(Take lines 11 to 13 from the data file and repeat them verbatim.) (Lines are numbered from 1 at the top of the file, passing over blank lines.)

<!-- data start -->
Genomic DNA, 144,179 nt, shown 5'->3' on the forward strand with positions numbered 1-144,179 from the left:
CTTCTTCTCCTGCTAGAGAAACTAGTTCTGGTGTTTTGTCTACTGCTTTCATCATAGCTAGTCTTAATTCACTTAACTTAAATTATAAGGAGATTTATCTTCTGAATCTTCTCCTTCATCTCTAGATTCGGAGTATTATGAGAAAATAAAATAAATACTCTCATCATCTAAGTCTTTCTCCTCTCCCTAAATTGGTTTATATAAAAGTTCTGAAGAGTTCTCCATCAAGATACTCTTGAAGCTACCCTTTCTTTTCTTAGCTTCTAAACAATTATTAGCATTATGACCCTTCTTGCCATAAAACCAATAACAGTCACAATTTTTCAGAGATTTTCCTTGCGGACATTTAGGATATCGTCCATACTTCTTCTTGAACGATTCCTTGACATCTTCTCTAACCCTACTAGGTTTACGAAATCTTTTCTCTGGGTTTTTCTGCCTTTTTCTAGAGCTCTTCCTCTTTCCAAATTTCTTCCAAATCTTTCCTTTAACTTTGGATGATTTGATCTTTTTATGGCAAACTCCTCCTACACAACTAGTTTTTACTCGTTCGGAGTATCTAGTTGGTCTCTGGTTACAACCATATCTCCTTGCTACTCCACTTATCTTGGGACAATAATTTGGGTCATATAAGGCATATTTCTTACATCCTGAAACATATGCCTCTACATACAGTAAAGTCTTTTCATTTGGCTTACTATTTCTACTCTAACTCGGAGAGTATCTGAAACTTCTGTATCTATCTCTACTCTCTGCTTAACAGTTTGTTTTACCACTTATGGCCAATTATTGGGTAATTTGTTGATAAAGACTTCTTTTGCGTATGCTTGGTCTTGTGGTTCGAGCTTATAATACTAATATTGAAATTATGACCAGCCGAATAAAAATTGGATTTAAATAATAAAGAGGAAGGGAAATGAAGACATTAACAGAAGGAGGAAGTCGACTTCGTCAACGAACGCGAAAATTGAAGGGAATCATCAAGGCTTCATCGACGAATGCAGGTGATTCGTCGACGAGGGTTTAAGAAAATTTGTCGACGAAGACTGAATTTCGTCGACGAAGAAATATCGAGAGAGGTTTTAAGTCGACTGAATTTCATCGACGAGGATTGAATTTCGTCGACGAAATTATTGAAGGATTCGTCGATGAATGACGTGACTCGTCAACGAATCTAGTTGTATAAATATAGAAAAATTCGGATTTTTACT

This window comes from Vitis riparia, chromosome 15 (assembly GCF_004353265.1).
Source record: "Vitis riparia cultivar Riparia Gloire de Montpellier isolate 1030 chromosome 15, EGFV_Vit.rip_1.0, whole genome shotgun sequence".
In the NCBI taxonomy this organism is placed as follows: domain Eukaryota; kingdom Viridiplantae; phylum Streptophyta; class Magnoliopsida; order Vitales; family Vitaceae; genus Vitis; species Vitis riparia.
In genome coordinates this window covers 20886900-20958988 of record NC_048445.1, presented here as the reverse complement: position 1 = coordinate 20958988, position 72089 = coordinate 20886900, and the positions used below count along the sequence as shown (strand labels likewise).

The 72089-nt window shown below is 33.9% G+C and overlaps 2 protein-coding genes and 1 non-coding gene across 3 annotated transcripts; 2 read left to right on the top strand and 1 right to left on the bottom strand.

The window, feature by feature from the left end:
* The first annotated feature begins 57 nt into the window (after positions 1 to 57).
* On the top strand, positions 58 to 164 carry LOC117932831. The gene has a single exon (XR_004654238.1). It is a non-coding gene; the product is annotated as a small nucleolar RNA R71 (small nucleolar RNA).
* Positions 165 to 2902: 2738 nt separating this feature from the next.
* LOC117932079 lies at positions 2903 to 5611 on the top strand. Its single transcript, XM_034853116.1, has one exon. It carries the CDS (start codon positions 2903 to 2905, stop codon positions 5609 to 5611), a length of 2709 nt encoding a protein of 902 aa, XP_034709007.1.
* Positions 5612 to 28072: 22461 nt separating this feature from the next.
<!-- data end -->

* Positions 165 to 2902: 2738 nt separating this feature from the next.
* LOC117932079 lies at positions 2903 to 5611 on the top strand. Its single transcript, XM_034853116.1, has one exon. It carries the CDS (start codon positions 2903 to 2905, stop codon positions 5609 to 5611), a length of 2709 nt encoding a protein of 902 aa, XP_034709007.1.
* Positions 5612 to 28072: 22461 nt separating this feature from the next.